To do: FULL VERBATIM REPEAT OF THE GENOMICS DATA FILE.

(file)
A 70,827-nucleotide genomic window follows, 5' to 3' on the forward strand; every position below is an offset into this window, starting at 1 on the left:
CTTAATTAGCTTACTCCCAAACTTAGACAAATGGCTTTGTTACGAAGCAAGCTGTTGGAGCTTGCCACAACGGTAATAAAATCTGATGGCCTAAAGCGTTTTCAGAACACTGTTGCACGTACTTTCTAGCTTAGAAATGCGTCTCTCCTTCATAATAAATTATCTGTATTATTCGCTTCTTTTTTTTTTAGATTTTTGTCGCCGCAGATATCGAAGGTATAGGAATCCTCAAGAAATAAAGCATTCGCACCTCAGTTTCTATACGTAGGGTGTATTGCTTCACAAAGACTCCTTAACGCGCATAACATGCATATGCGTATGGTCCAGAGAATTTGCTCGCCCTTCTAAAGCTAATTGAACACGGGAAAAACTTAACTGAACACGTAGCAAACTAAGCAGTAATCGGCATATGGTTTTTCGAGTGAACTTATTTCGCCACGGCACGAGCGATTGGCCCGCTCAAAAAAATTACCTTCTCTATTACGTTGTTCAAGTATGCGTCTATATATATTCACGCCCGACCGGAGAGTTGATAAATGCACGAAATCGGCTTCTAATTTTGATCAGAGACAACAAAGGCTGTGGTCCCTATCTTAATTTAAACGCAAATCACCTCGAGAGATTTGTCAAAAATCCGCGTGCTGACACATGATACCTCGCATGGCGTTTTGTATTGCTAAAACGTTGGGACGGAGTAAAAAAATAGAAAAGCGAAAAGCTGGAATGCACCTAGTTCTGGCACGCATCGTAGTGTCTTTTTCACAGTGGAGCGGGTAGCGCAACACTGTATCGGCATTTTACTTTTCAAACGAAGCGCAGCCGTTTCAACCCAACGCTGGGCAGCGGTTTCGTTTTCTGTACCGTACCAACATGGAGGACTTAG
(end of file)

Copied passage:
A 70,827-nucleotide genomic window follows, 5' to 3' on the forward strand; every position below is an offset into this window, starting at 1 on the left:
CTTAATTAGCTTACTCCCAAACTTAGACAAATGGCTTTGTTACGAAGCAAGCTGTTGGAGCTTGCCACAACGGTAATAAAATCTGATGGCCTAAAGCGTTTTCAGAACACTGTTGCACGTACTTTCTAGCTTAGAAATGCGTCTCTCCTTCATAATAAATTATCTGTATTATTCGCTTCTTTTTTTTTTAGATTTTTGTCGCCGCAGATATCGAAGGTATAGGAATCCTCAAGAAATAAAGCATTCGCACCTCAGTTTCTATACGTAGGGTGTATTGCTTCACAAAGACTCCTTAACGCGCATAACATGCATATGCGTATGGTCCAGAGAATTTGCTCGCCCTTCTAAAGCTAATTGAACACGGGAAAAACTTAACTGAACACGTAGCAAACTAAGCAGTAATCGGCATATGGTTTTTCGAGTGAACTTATTTCGCCACGGCACGAGCGATTGGCCCGCTCAAAAAAATTACCTTCTCTATTACGTTGTTCAAGTATGCGTCTATATATATTCACGCCCGACCGGAGAGTTGATAAATGCACGAAATCGGCTTCTAATTTTGATCAGAGACAACAAAGGCTGTGGTCCCTATCTTAATTTAAACGCAAATCACCTCGAGAGATTTGTCAAAAATCCGCGTGCTGACACATGATACCTCGCATGGCGTTTTGTATTGCTAAAACGTTGGGACGGAGTAAAAAAATAGAAAAGCGAAAAGCTGGAATGCACCTAGTTCTGGCACGCATCGTAGTGTCTTTTTCACAGTGGAGCGGGTAGCGCAACACTGTATCGGCATTTTACTTTTCAAACGAAGCGCAGCCGTTTCAACCCAACGCTGGGCAGCGGTTTCGTTTTCTGTACCGTACCAACATGGAGGACTTAG